I’ve probably used my full share of sarcasm already this post, so I’ll just say it straight from here:  God chose three men who practiced astrology, not a belief system the Christian church endorses, to come see and worship the child Jesus.  God used their belief in astrology, which many of us would call a false belief, to bring them to this encounter.  Why did God do that?  Were they extremely righteous, godly astrologers?  Maybe.  Scripture doesn’t say that, so let’s be honest and admit that’s speculation, but they might have been.  They were from “the East,” which means they must have come from at least east of Bethlehem and were almost certainly a different nationality and culture than Israel.  I find it fascinating that many Nativity sets that have Jesus as blond and blue-eyed manage to make the Wise Men clearly not caucasian.  (Nope, not sarcasm. That does fascinate me.)  

The conclusion I draw about the astrologers may make you uncomfortable: God gets to do whatever God wants.  God reaches people through astrology.  It’s biblical.  God made the stars.  If God wants to use people’s study of the stars to lead them to Jesus, God can.  If I’m offended by that, then I’m offended that God doesn’t play by my rules.  But here, so you can’t miss it, is the point I’m trying to make:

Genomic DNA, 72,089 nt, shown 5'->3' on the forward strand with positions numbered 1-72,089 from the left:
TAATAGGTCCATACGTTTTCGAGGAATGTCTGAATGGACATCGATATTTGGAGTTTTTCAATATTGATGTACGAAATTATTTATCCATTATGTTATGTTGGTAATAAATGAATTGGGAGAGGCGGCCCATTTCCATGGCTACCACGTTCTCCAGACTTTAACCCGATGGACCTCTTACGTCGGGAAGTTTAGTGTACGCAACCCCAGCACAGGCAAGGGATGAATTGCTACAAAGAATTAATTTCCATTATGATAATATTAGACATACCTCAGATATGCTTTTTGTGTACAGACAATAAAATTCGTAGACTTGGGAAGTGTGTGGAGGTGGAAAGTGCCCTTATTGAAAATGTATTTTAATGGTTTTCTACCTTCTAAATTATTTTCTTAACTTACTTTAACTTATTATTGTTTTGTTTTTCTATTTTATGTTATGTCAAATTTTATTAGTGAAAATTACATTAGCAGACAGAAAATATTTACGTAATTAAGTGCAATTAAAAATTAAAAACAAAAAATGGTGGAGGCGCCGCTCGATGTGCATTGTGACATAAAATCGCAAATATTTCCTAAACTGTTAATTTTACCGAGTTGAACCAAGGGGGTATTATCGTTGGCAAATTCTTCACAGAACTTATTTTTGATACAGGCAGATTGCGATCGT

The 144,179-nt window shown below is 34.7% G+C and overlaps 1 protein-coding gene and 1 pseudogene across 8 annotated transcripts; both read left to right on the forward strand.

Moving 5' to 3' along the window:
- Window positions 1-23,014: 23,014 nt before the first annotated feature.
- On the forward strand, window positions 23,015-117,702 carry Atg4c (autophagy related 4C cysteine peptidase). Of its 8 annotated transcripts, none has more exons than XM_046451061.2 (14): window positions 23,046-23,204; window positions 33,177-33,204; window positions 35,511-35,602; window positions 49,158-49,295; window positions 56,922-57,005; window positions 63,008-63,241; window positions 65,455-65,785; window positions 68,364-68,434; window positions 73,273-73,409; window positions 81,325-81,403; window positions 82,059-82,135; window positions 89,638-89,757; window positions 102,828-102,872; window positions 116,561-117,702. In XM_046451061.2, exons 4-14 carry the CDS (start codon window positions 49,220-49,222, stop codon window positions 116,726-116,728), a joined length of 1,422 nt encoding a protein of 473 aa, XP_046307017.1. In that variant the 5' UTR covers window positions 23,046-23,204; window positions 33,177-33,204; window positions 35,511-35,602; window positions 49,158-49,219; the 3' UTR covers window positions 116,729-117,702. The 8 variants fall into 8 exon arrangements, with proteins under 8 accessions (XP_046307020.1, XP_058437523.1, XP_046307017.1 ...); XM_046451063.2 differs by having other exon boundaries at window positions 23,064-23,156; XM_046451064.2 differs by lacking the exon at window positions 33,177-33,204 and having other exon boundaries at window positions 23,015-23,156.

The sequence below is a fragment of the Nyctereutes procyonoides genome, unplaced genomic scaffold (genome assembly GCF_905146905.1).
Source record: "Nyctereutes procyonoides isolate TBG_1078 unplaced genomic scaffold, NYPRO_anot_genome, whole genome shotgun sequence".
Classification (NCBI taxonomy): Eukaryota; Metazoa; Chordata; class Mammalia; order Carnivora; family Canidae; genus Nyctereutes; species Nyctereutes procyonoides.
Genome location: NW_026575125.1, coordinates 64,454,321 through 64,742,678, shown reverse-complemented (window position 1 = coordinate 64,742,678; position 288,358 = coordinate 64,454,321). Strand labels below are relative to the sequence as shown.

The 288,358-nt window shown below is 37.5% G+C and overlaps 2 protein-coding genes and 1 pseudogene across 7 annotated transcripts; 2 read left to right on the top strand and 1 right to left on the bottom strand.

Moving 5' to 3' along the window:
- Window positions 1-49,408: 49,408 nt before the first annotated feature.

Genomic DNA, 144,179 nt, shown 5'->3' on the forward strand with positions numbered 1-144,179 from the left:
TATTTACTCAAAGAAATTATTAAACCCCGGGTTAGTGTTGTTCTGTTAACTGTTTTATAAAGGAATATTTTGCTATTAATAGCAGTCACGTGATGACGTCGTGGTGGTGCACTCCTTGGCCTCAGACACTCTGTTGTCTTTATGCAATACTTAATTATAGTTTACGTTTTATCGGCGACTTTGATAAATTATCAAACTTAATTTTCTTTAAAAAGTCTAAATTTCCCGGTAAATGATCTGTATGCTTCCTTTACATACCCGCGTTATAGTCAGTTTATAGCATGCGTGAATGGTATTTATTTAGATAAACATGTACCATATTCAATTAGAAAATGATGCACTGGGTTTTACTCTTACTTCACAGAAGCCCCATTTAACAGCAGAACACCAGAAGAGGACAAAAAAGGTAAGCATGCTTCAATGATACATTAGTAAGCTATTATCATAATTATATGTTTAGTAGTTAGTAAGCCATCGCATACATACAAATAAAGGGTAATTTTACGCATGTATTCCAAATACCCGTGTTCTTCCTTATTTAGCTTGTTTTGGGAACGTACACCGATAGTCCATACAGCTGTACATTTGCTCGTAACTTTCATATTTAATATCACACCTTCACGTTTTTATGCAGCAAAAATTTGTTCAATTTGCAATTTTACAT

God. Doesn’t. Play. By. My. Rules.

C.S. Lewis wrote: 

“…My idea of God is a not divine idea. It has to be shattered from time to time. He shatters it Himself. He is the great iconoclast. Could we not almost say that this shattering is one of the marks of His presence?..”

God loves people more than I love them and more than I understand that God loves them.  My idea of God is always faulty because it always falls short.

God’s grace is greater than I ever fathom it is.  No matter how great I believe God’s grace to be, it’s actually greater than that.